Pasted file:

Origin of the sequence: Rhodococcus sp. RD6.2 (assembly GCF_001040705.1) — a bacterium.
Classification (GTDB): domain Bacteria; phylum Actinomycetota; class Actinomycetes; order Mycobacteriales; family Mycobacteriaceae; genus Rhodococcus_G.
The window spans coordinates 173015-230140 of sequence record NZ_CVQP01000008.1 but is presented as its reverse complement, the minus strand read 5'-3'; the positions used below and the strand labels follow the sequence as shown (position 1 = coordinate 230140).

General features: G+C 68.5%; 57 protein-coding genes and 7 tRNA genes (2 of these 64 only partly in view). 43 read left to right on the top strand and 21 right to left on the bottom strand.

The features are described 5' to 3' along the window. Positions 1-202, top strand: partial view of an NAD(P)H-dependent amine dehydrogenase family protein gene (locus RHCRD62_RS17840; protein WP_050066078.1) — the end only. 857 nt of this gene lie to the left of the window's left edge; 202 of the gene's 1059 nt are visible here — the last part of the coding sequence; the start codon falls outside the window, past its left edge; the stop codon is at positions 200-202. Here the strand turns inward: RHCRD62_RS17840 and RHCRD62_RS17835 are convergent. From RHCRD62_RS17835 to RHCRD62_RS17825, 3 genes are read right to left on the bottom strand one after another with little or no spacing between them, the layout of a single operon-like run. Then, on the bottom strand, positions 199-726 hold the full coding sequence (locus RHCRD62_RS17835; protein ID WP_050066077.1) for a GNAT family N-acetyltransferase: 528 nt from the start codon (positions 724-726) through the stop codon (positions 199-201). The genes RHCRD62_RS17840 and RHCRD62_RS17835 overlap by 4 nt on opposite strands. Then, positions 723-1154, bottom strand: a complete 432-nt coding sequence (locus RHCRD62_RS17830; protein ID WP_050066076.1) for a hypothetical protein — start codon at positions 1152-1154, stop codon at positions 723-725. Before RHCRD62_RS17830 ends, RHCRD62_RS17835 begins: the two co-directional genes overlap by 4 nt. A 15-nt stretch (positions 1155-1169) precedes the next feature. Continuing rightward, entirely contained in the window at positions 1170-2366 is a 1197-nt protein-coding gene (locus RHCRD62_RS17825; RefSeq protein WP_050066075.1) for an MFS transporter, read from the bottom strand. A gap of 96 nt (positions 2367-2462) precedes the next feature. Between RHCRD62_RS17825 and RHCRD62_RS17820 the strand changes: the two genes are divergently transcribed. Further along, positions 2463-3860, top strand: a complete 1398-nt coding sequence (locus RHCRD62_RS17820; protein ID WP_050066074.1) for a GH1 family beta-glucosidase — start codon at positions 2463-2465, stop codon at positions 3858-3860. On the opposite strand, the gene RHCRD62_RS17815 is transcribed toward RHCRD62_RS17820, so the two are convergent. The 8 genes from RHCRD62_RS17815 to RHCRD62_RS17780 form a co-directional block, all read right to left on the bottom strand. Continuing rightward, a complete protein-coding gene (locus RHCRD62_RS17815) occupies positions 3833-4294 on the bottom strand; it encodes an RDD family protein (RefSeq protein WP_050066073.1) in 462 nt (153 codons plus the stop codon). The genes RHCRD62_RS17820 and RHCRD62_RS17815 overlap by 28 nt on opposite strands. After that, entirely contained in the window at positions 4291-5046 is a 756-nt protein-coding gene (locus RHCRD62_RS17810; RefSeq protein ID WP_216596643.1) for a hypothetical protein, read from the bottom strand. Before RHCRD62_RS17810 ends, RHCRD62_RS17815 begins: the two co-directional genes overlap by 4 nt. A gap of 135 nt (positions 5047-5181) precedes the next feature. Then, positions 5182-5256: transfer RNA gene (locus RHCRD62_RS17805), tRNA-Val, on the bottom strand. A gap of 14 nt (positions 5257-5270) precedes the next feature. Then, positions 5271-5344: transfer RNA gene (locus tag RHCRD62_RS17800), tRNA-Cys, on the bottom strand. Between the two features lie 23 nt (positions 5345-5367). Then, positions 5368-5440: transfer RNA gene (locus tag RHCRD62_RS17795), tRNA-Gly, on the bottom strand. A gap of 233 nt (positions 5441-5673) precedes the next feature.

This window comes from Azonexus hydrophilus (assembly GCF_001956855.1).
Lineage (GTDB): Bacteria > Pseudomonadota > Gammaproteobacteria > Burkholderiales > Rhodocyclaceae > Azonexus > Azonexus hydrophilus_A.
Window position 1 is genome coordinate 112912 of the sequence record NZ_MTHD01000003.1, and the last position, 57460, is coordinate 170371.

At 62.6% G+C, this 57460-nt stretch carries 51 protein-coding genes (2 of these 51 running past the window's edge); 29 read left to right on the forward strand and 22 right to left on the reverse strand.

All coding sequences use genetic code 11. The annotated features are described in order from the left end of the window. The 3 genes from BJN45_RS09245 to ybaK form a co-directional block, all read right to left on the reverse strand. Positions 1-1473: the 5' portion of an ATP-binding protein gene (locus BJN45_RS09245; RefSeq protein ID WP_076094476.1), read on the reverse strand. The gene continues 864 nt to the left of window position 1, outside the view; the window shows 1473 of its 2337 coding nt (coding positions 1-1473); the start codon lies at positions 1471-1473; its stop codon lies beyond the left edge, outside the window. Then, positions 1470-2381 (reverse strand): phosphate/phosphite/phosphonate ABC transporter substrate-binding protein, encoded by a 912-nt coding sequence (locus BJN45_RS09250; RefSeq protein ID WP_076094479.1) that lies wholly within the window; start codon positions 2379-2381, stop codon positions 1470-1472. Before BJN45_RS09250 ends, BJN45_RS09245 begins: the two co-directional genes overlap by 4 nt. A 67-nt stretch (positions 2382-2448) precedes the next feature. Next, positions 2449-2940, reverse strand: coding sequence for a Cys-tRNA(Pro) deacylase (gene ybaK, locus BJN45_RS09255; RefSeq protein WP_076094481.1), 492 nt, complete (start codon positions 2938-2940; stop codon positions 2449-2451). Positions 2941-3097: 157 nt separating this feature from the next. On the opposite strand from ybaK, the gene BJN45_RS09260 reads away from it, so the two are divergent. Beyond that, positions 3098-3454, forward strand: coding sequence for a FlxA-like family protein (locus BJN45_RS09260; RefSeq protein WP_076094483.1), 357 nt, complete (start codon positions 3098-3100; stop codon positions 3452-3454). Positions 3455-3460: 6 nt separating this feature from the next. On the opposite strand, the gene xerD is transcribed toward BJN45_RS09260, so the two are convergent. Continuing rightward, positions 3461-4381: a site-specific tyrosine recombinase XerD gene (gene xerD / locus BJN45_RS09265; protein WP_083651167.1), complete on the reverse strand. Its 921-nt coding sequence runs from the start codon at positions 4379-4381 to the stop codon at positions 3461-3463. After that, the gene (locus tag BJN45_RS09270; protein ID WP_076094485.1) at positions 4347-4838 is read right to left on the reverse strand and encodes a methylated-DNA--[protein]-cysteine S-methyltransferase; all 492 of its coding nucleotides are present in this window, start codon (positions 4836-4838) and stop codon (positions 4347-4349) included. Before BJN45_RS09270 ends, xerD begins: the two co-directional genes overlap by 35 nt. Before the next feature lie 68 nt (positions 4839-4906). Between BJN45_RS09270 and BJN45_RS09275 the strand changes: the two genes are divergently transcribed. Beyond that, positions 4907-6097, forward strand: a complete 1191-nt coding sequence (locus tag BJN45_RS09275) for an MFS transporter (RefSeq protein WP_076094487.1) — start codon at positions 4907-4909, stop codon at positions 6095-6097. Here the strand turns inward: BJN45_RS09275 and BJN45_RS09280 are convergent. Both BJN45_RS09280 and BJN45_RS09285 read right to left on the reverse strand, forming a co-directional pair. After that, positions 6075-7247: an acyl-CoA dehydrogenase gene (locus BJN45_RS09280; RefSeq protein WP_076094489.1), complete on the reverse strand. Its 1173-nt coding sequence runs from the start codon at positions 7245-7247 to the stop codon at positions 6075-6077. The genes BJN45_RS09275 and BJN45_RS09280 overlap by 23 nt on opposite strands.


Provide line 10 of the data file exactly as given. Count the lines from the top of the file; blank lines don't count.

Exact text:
All coding sequences use genetic code 11. The annotated features are described in order from the left end of the window. The 3 genes from BJN45_RS09245 to ybaK form a co-directional block, all read right to left on the reverse strand. Positions 1-1473: the 5' portion of an ATP-binding protein gene (locus BJN45_RS09245; RefSeq protein ID WP_076094476.1), read on the reverse strand. The gene continues 864 nt to the left of window position 1, outside the view; the window shows 1473 of its 2337 coding nt (coding positions 1-1473); the start codon lies at positions 1471-1473; its stop codon lies beyond the left edge, outside the window. Then, positions 1470-2381 (reverse strand): phosphate/phosphite/phosphonate ABC transporter substrate-binding protein, encoded by a 912-nt coding sequence (locus BJN45_RS09250; RefSeq protein ID WP_076094479.1) that lies wholly within the window; start codon positions 2379-2381, stop codon positions 1470-1472. Before BJN45_RS09250 ends, BJN45_RS09245 begins: the two co-directional genes overlap by 4 nt. A 67-nt stretch (positions 2382-2448) precedes the next feature. Next, positions 2449-2940, reverse strand: coding sequence for a Cys-tRNA(Pro) deacylase (gene ybaK, locus BJN45_RS09255; RefSeq protein WP_076094481.1), 492 nt, complete (start codon positions 2938-2940; stop codon positions 2449-2451). Positions 2941-3097: 157 nt separating this feature from the next. On the opposite strand from ybaK, the gene BJN45_RS09260 reads away from it, so the two are divergent. Beyond that, positions 3098-3454, forward strand: coding sequence for a FlxA-like family protein (locus BJN45_RS09260; RefSeq protein WP_076094483.1), 357 nt, complete (start codon positions 3098-3100; stop codon positions 3452-3454). Positions 3455-3460: 6 nt separating this feature from the next. On the opposite strand, the gene xerD is transcribed toward BJN45_RS09260, so the two are convergent. Continuing rightward, positions 3461-4381: a site-specific tyrosine recombinase XerD gene (gene xerD / locus BJN45_RS09265; protein WP_083651167.1), complete on the reverse strand. Its 921-nt coding sequence runs from the start codon at positions 4379-4381 to the stop codon at positions 3461-3463. After that, the gene (locus tag BJN45_RS09270; protein ID WP_076094485.1) at positions 4347-4838 is read right to left on the reverse strand and encodes a methylated-DNA--[protein]-cysteine S-methyltransferase; all 492 of its coding nucleotides are present in this window, start codon (positions 4836-4838) and stop codon (positions 4347-4349) included. Before BJN45_RS09270 ends, xerD begins: the two co-directional genes overlap by 35 nt. Before the next feature lie 68 nt (positions 4839-4906). Between BJN45_RS09270 and BJN45_RS09275 the strand changes: the two genes are divergently transcribed. Beyond that, positions 4907-6097, forward strand: a complete 1191-nt coding sequence (locus tag BJN45_RS09275) for an MFS transporter (RefSeq protein WP_076094487.1) — start codon at positions 4907-4909, stop codon at positions 6095-6097. Here the strand turns inward: BJN45_RS09275 and BJN45_RS09280 are convergent. Both BJN45_RS09280 and BJN45_RS09285 read right to left on the reverse strand, forming a co-directional pair. After that, positions 6075-7247: an acyl-CoA dehydrogenase gene (locus BJN45_RS09280; RefSeq protein WP_076094489.1), complete on the reverse strand. Its 1173-nt coding sequence runs from the start codon at positions 7245-7247 to the stop codon at positions 6075-6077. The genes BJN45_RS09275 and BJN45_RS09280 overlap by 23 nt on opposite strands.